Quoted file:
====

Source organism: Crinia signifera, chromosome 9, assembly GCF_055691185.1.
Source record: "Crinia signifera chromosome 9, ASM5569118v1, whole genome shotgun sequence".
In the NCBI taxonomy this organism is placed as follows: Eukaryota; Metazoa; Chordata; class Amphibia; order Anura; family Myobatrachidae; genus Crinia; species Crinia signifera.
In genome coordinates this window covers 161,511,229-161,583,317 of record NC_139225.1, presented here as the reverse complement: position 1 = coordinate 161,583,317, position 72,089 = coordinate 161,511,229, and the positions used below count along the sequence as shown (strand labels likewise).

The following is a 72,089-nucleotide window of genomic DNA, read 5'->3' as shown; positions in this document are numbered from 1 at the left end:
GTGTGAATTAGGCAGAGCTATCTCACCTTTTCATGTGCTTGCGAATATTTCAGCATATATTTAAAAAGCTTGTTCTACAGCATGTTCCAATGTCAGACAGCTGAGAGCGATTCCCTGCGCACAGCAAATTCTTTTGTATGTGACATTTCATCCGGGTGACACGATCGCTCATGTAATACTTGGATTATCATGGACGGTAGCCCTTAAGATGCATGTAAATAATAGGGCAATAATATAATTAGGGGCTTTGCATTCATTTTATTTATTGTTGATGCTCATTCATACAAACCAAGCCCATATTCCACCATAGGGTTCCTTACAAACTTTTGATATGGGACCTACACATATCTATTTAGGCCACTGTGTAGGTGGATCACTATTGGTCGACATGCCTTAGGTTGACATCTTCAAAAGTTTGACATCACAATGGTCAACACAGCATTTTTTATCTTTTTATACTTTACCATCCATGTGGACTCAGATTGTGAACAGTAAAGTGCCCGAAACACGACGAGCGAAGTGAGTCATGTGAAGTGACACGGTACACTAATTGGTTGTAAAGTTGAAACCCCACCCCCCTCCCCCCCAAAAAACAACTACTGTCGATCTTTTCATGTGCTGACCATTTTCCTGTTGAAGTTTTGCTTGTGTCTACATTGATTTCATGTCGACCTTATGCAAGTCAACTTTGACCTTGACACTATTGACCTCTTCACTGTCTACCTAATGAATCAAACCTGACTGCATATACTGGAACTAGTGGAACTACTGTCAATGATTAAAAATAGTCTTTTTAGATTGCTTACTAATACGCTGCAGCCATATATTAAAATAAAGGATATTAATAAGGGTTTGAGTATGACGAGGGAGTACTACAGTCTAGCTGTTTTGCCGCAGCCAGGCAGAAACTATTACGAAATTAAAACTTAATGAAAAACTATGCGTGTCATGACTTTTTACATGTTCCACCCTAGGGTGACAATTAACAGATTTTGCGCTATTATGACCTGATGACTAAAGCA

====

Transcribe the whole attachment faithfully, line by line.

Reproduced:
Source organism: Crinia signifera, chromosome 9, assembly GCF_055691185.1.
Source record: "Crinia signifera chromosome 9, ASM5569118v1, whole genome shotgun sequence".
In the NCBI taxonomy this organism is placed as follows: Eukaryota; Metazoa; Chordata; class Amphibia; order Anura; family Myobatrachidae; genus Crinia; species Crinia signifera.
In genome coordinates this window covers 161,511,229-161,583,317 of record NC_139225.1, presented here as the reverse complement: position 1 = coordinate 161,583,317, position 72,089 = coordinate 161,511,229, and the positions used below count along the sequence as shown (strand labels likewise).

The following is a 72,089-nucleotide window of genomic DNA, read 5'->3' as shown; positions in this document are numbered from 1 at the left end:
GTGTGAATTAGGCAGAGCTATCTCACCTTTTCATGTGCTTGCGAATATTTCAGCATATATTTAAAAAGCTTGTTCTACAGCATGTTCCAATGTCAGACAGCTGAGAGCGATTCCCTGCGCACAGCAAATTCTTTTGTATGTGACATTTCATCCGGGTGACACGATCGCTCATGTAATACTTGGATTATCATGGACGGTAGCCCTTAAGATGCATGTAAATAATAGGGCAATAATATAATTAGGGGCTTTGCATTCATTTTATTTATTGTTGATGCTCATTCATACAAACCAAGCCCATATTCCACCATAGGGTTCCTTACAAACTTTTGATATGGGACCTACACATATCTATTTAGGCCACTGTGTAGGTGGATCACTATTGGTCGACATGCCTTAGGTTGACATCTTCAAAAGTTTGACATCACAATGGTCAACACAGCATTTTTTATCTTTTTATACTTTACCATCCATGTGGACTCAGATTGTGAACAGTAAAGTGCCCGAAACACGACGAGCGAAGTGAGTCATGTGAAGTGACACGGTACACTAATTGGTTGTAAAGTTGAAACCCCACCCCCCTCCCCCCCAAAAAACAACTACTGTCGATCTTTTCATGTGCTGACCATTTTCCTGTTGAAGTTTTGCTTGTGTCTACATTGATTTCATGTCGACCTTATGCAAGTCAACTTTGACCTTGACACTATTGACCTCTTCACTGTCTACCTAATGAATCAAACCTGACTGCATATACTGGAACTAGTGGAACTACTGTCAATGATTAAAAATAGTCTTTTTAGATTGCTTACTAATACGCTGCAGCCATATATTAAAATAAAGGATATTAATAAGGGTTTGAGTATGACGAGGGAGTACTACAGTCTAGCTGTTTTGCCGCAGCCAGGCAGAAACTATTACGAAATTAAAACTTAATGAAAAACTATGCGTGTCATGACTTTTTACATGTTCCACCCTAGGGTGACAATTAACAGATTTTGCGCTATTATGACCTGATGACTAAAGCA